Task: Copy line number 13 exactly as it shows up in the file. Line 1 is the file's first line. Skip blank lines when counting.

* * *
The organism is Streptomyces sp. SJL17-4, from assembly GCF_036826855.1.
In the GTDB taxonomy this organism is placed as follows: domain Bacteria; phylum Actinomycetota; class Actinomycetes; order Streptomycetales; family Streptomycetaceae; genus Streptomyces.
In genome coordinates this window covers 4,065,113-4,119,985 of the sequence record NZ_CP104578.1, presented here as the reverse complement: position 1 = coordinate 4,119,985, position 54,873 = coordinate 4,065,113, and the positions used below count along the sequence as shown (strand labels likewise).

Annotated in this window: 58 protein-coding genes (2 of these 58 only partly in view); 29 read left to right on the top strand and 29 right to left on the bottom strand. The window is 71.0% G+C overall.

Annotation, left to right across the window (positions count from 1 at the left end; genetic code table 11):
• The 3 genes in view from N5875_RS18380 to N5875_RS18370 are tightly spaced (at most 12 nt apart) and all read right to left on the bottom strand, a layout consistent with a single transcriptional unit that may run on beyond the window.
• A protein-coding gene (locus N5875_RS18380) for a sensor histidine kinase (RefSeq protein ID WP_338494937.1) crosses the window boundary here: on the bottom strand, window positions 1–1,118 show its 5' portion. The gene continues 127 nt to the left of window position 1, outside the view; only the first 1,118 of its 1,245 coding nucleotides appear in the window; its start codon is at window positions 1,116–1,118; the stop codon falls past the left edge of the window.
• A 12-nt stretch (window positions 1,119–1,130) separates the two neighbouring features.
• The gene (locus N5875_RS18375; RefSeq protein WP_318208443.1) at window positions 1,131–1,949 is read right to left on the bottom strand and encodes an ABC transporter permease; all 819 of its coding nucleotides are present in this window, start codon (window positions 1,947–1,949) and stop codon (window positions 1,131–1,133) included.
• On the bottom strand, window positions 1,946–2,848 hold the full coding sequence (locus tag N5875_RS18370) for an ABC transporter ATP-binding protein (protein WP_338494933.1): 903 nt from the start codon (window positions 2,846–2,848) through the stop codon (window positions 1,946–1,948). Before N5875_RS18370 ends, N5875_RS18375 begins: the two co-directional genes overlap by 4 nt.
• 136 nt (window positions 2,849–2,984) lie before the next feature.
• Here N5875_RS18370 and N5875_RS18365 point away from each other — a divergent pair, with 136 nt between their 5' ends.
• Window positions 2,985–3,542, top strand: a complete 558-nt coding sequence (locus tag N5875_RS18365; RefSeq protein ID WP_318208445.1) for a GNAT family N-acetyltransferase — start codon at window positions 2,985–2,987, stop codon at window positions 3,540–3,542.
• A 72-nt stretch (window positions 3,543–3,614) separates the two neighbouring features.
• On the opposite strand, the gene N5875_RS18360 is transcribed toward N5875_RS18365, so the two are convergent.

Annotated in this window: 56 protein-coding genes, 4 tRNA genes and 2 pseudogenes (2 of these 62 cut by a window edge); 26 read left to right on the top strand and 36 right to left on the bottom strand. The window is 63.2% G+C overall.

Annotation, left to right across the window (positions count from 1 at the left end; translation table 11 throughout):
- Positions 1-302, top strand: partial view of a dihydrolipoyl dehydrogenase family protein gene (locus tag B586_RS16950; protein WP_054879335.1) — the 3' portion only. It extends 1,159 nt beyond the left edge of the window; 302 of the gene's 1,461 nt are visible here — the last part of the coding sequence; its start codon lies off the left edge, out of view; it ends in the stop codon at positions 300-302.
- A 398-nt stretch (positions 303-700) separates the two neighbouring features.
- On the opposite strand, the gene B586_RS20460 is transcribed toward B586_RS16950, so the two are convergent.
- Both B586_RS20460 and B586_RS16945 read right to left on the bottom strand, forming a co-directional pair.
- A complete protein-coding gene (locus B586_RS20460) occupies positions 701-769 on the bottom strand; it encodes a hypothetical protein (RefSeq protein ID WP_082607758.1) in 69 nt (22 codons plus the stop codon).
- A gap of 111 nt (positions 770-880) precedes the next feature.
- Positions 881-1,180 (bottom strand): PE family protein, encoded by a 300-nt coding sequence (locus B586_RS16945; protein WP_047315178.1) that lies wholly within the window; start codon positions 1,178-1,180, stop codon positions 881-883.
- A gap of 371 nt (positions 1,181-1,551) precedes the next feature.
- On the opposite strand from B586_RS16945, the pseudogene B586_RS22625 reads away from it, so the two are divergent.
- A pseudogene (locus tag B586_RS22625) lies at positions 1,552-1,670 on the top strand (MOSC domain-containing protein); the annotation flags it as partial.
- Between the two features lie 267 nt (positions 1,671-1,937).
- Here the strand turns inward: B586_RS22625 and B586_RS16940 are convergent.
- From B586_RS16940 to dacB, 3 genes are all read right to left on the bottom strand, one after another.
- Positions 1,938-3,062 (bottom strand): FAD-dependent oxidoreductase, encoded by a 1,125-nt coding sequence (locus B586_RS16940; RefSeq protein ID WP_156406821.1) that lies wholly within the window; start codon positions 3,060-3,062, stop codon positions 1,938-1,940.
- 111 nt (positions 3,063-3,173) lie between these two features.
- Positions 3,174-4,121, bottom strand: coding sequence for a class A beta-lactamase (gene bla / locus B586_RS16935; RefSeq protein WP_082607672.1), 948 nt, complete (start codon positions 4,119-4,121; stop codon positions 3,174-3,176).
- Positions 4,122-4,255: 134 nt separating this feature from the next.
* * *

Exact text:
• Window positions 2,985–3,542, top strand: a complete 558-nt coding sequence (locus tag N5875_RS18365; RefSeq protein ID WP_318208445.1) for a GNAT family N-acetyltransferase — start codon at window positions 2,985–2,987, stop codon at window positions 3,540–3,542.